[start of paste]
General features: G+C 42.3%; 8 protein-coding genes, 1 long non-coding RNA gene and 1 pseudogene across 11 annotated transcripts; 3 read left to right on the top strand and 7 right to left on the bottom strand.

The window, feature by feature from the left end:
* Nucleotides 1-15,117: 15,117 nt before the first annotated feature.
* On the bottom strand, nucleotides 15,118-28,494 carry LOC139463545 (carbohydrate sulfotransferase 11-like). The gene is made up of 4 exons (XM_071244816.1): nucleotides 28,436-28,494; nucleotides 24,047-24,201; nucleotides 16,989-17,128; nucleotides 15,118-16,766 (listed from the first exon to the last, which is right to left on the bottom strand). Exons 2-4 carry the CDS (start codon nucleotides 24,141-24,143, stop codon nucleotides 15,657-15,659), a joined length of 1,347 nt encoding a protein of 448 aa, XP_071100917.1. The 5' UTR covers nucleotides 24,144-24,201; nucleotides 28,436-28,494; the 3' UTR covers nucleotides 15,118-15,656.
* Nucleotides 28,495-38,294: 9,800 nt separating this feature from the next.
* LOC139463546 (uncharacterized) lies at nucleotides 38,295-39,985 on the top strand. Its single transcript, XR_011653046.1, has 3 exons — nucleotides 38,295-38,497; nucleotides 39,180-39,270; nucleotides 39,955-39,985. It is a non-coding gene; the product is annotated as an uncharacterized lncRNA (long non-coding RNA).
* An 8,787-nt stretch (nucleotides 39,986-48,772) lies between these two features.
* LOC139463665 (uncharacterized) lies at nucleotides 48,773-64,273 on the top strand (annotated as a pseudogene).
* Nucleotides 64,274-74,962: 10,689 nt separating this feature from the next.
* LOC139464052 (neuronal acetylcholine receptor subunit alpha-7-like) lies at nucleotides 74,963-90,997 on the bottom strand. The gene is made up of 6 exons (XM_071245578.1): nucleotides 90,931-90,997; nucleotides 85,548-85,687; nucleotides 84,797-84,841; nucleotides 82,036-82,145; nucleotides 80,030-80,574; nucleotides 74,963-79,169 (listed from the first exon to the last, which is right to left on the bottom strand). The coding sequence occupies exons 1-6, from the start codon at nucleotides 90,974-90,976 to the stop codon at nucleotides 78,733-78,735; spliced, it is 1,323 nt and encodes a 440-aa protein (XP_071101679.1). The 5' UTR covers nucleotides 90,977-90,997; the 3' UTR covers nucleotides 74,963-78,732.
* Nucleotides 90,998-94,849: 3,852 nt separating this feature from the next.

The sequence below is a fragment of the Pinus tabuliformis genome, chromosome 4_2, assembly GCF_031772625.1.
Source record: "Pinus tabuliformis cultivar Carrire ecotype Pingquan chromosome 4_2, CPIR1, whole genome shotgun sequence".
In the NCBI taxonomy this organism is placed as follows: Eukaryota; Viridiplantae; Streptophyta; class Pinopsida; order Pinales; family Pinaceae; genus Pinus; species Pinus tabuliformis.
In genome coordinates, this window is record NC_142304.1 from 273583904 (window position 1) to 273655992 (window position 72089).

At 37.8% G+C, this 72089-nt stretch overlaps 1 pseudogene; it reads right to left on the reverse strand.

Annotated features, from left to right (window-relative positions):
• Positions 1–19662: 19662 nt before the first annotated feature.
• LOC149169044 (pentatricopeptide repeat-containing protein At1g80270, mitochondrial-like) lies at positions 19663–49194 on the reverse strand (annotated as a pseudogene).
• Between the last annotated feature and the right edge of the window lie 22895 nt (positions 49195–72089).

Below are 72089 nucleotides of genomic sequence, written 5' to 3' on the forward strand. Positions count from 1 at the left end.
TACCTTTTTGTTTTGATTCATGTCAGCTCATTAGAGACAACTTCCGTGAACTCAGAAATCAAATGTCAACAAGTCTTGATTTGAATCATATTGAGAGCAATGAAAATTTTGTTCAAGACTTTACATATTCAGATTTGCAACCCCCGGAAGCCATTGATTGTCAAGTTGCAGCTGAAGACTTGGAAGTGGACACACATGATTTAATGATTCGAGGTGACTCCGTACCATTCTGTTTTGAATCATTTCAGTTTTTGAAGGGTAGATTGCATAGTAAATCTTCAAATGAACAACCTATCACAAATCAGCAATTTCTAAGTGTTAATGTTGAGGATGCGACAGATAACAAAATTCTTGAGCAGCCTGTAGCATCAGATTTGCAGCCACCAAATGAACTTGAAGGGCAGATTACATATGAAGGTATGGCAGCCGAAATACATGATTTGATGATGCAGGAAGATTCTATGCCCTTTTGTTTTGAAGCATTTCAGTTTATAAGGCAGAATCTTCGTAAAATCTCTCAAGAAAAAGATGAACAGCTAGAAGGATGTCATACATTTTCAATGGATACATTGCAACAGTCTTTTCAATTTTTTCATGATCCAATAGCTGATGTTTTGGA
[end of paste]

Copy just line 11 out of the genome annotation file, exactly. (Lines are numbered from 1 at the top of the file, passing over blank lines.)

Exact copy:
* Nucleotides 90,998-94,849: 3,852 nt separating this feature from the next.